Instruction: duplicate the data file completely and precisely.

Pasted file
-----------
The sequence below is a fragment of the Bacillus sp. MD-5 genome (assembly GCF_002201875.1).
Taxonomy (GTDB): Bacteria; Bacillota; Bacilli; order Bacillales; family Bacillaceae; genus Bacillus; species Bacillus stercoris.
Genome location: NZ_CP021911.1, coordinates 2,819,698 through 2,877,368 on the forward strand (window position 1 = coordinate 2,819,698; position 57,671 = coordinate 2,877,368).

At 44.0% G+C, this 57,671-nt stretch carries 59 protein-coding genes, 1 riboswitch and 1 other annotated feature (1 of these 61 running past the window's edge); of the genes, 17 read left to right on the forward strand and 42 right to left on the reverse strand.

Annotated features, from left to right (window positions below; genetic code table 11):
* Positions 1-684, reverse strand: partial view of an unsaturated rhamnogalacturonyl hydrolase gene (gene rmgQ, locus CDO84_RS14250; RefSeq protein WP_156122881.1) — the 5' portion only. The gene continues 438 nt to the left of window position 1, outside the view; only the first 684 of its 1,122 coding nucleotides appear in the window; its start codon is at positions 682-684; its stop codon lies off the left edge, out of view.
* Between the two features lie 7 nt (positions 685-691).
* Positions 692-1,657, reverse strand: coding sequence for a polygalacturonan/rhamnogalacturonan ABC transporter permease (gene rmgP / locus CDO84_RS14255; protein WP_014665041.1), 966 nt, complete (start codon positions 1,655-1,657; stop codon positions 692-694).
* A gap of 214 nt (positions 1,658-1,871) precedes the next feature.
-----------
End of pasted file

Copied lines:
The sequence below is a fragment of the Bacillus sp. MD-5 genome (assembly GCF_002201875.1).
Taxonomy (GTDB): Bacteria; Bacillota; Bacilli; order Bacillales; family Bacillaceae; genus Bacillus; species Bacillus stercoris.
Genome location: NZ_CP021911.1, coordinates 2,819,698 through 2,877,368 on the forward strand (window position 1 = coordinate 2,819,698; position 57,671 = coordinate 2,877,368).

At 44.0% G+C, this 57,671-nt stretch carries 59 protein-coding genes, 1 riboswitch and 1 other annotated feature (1 of these 61 running past the window's edge); of the genes, 17 read left to right on the forward strand and 42 right to left on the reverse strand.

Annotated features, from left to right (window positions below; genetic code table 11):
* Positions 1-684, reverse strand: partial view of an unsaturated rhamnogalacturonyl hydrolase gene (gene rmgQ, locus CDO84_RS14250; RefSeq protein WP_156122881.1) — the 5' portion only. The gene continues 438 nt to the left of window position 1, outside the view; only the first 684 of its 1,122 coding nucleotides appear in the window; its start codon is at positions 682-684; its stop codon lies off the left edge, out of view.
* Between the two features lie 7 nt (positions 685-691).
* Positions 692-1,657, reverse strand: coding sequence for a polygalacturonan/rhamnogalacturonan ABC transporter permease (gene rmgP / locus CDO84_RS14255; protein WP_014665041.1), 966 nt, complete (start codon positions 1,655-1,657; stop codon positions 692-694).
* A gap of 214 nt (positions 1,658-1,871) precedes the next feature.